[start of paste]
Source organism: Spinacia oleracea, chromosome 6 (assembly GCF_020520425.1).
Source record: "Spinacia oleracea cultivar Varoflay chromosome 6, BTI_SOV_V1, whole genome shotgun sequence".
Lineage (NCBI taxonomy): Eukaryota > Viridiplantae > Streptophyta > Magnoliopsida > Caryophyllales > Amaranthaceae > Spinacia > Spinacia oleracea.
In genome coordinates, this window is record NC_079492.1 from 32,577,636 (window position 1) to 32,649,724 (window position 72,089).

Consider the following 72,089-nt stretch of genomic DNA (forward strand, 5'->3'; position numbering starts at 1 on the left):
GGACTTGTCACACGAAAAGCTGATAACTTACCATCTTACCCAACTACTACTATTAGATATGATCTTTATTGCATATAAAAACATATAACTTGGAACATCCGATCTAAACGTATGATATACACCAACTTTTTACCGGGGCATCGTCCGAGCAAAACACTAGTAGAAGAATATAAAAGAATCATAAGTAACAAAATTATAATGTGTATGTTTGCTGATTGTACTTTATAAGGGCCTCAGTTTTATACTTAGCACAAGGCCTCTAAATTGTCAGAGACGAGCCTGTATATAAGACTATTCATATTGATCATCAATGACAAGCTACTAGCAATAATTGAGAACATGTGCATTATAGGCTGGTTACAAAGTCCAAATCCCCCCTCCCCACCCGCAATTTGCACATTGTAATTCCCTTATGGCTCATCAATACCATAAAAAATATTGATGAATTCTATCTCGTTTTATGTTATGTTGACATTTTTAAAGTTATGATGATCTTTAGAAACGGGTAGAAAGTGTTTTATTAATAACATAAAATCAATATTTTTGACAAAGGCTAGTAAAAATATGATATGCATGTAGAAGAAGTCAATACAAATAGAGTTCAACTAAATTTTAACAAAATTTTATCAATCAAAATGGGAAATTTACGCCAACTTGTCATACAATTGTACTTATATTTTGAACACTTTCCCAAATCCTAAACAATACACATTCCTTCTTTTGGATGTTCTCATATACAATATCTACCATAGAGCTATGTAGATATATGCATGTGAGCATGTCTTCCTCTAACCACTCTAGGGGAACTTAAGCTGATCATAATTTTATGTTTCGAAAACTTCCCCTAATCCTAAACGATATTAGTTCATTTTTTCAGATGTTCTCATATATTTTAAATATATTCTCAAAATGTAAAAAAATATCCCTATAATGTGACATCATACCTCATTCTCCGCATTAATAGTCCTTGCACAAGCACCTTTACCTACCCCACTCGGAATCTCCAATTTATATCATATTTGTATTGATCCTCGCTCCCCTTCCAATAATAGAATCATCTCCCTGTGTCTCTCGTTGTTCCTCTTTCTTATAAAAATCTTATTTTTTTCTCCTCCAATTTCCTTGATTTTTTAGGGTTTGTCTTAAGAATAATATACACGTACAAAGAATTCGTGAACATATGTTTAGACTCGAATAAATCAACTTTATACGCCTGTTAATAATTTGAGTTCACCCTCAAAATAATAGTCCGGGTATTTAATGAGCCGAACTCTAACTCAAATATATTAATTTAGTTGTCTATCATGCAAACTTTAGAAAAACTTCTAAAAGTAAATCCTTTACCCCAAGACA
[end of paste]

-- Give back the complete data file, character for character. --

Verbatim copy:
Source organism: Spinacia oleracea, chromosome 6 (assembly GCF_020520425.1).
Source record: "Spinacia oleracea cultivar Varoflay chromosome 6, BTI_SOV_V1, whole genome shotgun sequence".
Lineage (NCBI taxonomy): Eukaryota > Viridiplantae > Streptophyta > Magnoliopsida > Caryophyllales > Amaranthaceae > Spinacia > Spinacia oleracea.
In genome coordinates, this window is record NC_079492.1 from 32,577,636 (window position 1) to 32,649,724 (window position 72,089).

Consider the following 72,089-nt stretch of genomic DNA (forward strand, 5'->3'; position numbering starts at 1 on the left):
GGACTTGTCACACGAAAAGCTGATAACTTACCATCTTACCCAACTACTACTATTAGATATGATCTTTATTGCATATAAAAACATATAACTTGGAACATCCGATCTAAACGTATGATATACACCAACTTTTTACCGGGGCATCGTCCGAGCAAAACACTAGTAGAAGAATATAAAAGAATCATAAGTAACAAAATTATAATGTGTATGTTTGCTGATTGTACTTTATAAGGGCCTCAGTTTTATACTTAGCACAAGGCCTCTAAATTGTCAGAGACGAGCCTGTATATAAGACTATTCATATTGATCATCAATGACAAGCTACTAGCAATAATTGAGAACATGTGCATTATAGGCTGGTTACAAAGTCCAAATCCCCCCTCCCCACCCGCAATTTGCACATTGTAATTCCCTTATGGCTCATCAATACCATAAAAAATATTGATGAATTCTATCTCGTTTTATGTTATGTTGACATTTTTAAAGTTATGATGATCTTTAGAAACGGGTAGAAAGTGTTTTATTAATAACATAAAATCAATATTTTTGACAAAGGCTAGTAAAAATATGATATGCATGTAGAAGAAGTCAATACAAATAGAGTTCAACTAAATTTTAACAAAATTTTATCAATCAAAATGGGAAATTTACGCCAACTTGTCATACAATTGTACTTATATTTTGAACACTTTCCCAAATCCTAAACAATACACATTCCTTCTTTTGGATGTTCTCATATACAATATCTACCATAGAGCTATGTAGATATATGCATGTGAGCATGTCTTCCTCTAACCACTCTAGGGGAACTTAAGCTGATCATAATTTTATGTTTCGAAAACTTCCCCTAATCCTAAACGATATTAGTTCATTTTTTCAGATGTTCTCATATATTTTAAATATATTCTCAAAATGTAAAAAAATATCCCTATAATGTGACATCATACCTCATTCTCCGCATTAATAGTCCTTGCACAAGCACCTTTACCTACCCCACTCGGAATCTCCAATTTATATCATATTTGTATTGATCCTCGCTCCCCTTCCAATAATAGAATCATCTCCCTGTGTCTCTCGTTGTTCCTCTTTCTTATAAAAATCTTATTTTTTTCTCCTCCAATTTCCTTGATTTTTTAGGGTTTGTCTTAAGAATAATATACACGTACAAAGAATTCGTGAACATATGTTTAGACTCGAATAAATCAACTTTATACGCCTGTTAATAATTTGAGTTCACCCTCAAAATAATAGTCCGGGTATTTAATGAGCCGAACTCTAACTCAAATATATTAATTTAGTTGTCTATCATGCAAACTTTAGAAAAACTTCTAAAAGTAAATCCTTTACCCCAAGACA